Findings of a research study carried out by University of Birmingham and funded by SIDS charity The Lullaby Trust suggest a possible association between exposure to certain pollutants and an increased risk of sudden infant death syndrome (also known as cot death or SIDS). The research paper published in open-access journal BMJ Open examines the relationship between the effects of short-term variations in air pollution and the onset of SIDS.
The study found evidence suggesting an association between SIDS and exposure to larger particulate matter (airborne pollutants) called PM10, as well as nitrous dioxide (NO2). Other pollutants were not found to be associated with SIDS. The researchers looked at levels of air pollution the day before a SIDS death and compared them to levels on a previous reference day. The study involved over 200 SIDS cases in the West Midlands, between 1996 and 2006.
According to the World Health Organization the harmful effects of air pollution cause 3.7 million premature deaths each year. Children are more vulnerable than any other group and recent increases in fossil fuel emissions mean that understanding the effects of air pollution on child heath is more relevant than ever.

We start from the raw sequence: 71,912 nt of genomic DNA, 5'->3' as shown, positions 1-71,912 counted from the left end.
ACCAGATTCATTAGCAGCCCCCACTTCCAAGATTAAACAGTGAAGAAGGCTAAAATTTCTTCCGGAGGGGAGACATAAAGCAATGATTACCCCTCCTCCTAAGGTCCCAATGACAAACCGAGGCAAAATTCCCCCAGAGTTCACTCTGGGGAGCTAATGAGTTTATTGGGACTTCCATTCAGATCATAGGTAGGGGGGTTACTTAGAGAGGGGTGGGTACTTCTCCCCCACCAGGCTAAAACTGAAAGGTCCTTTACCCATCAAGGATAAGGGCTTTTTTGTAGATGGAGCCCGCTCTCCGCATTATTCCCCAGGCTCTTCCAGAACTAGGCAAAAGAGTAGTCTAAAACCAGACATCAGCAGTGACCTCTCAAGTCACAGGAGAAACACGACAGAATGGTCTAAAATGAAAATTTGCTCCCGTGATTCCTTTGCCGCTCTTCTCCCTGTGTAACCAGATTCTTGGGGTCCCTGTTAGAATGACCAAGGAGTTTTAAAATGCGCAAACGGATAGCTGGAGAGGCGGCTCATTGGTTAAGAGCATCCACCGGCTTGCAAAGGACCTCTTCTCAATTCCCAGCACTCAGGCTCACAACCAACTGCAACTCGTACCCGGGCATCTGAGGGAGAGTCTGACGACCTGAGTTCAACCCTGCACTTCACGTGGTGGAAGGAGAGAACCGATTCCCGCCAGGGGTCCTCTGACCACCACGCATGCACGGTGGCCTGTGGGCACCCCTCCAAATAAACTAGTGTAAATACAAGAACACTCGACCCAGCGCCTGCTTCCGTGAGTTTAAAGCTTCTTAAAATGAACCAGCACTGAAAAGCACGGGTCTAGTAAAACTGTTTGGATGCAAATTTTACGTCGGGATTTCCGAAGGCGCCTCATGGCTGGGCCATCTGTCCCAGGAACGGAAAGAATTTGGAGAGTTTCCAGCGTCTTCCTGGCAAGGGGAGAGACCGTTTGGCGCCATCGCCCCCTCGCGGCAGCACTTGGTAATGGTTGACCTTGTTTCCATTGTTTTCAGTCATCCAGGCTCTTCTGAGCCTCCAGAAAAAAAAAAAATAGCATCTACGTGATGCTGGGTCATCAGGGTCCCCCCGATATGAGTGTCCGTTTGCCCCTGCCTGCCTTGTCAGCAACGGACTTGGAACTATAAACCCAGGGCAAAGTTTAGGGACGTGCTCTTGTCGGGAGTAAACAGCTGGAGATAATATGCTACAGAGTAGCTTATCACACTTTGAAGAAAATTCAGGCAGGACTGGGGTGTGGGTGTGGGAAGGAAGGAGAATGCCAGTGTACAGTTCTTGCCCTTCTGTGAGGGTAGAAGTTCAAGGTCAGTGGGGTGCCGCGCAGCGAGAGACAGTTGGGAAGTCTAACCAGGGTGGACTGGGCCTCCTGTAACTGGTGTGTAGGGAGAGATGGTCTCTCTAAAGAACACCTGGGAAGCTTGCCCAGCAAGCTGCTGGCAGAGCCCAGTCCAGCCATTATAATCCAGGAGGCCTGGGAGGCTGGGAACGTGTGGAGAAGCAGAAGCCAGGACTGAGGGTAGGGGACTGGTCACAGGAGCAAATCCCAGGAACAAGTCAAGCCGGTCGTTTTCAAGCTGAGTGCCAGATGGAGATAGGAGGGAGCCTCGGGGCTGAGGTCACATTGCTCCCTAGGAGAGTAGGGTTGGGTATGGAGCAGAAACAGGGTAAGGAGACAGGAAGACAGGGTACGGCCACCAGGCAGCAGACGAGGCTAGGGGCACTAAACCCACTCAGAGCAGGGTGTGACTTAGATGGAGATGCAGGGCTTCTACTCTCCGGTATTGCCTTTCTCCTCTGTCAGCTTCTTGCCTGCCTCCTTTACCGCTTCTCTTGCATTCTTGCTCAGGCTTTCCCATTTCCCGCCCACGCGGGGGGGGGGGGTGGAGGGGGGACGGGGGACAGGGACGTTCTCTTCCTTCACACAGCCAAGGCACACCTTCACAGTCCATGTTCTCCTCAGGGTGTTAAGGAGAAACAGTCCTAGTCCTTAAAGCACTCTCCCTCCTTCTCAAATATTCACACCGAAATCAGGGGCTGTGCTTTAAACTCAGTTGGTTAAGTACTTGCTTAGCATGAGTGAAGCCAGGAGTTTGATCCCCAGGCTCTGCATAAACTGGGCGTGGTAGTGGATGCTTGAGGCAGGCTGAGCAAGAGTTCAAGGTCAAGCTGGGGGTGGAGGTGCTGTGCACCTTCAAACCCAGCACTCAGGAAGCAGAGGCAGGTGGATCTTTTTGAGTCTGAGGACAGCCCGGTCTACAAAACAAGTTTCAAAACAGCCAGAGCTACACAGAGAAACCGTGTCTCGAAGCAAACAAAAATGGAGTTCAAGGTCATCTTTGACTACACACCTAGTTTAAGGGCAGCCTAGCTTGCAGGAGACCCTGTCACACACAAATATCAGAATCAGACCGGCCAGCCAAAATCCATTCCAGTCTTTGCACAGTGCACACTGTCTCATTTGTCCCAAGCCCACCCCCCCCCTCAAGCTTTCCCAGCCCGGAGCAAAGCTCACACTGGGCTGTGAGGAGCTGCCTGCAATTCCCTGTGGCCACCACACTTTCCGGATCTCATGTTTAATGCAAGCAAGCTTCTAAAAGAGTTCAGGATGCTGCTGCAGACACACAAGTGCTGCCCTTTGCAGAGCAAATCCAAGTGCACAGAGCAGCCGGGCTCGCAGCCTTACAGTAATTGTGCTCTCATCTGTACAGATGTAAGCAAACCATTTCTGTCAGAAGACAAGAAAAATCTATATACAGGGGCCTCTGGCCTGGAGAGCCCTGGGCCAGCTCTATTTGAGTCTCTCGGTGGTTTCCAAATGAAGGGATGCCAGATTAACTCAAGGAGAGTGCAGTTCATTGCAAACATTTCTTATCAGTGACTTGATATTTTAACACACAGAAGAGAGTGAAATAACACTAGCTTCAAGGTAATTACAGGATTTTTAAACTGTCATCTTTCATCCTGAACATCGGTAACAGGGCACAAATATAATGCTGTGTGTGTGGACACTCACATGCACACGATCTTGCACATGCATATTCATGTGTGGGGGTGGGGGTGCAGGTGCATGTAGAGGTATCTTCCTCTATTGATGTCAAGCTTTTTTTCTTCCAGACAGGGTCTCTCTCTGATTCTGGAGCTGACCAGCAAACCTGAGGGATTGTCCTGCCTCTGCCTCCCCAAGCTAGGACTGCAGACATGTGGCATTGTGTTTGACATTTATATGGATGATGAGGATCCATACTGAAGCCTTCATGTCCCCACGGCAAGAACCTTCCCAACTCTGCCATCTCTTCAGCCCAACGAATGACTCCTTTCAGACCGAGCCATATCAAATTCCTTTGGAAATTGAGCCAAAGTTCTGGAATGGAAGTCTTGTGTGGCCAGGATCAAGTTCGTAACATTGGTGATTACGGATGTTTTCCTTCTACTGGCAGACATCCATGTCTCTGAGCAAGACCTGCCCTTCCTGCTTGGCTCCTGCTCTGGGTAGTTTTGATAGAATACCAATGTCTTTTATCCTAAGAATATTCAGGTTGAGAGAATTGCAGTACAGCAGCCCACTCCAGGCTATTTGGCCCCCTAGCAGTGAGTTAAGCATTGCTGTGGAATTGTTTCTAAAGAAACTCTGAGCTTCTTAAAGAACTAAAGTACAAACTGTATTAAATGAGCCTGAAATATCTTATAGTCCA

In terms of what parents can do to reduce the effects of exposure to pollution on their child, the study’s authors draw attention to advice that suggests staying indoors on days with higher levels of pollution, as well as cleaning systems for air in the home such as air purifiers, though these can be expensive.
Francine Bates Chief Executive of The Lullaby Trust says
“The findings of the study give some cause for concern and parents should be aware that exposure of their child to air pollution carries health implications, including a possible increase in the risk of SIDS. However, further research is needed to understand more about the link between air pollution and SIDS and what can be done to reduce exposure of young children to pollution. For now we would advise parents to follow safer sleep guidelines which are known to reduce the risk of SIDS such as sleeping their baby on their back on a firm, flat surface, in a clear cot or Moses basket and not exposing them to second hand cigarette smoke.”
Note to Editors
About the research
This study was funded by The Lullaby Trust and conducted by researchers from University of Birmingham: Ian J Litchfield, Jon G Ayres, Jouni J K Jaakkola and Nuredin I Mohammed
Litchfield IJ, Ayres JG, Jaakkola JJK et al. Is ambient air pollution associated with onset of sudden infant death syndrome: a case-crossover study in the UK. BMJOpen 2018;8:e018341. doi: 10.1136/bmjopen-2017-018341
To read the full paper visit http://bmjopen.bmj.com/content/8/4/e018341.full?ijkey=J2VfbBZ0PcTIQtx&keytype=ref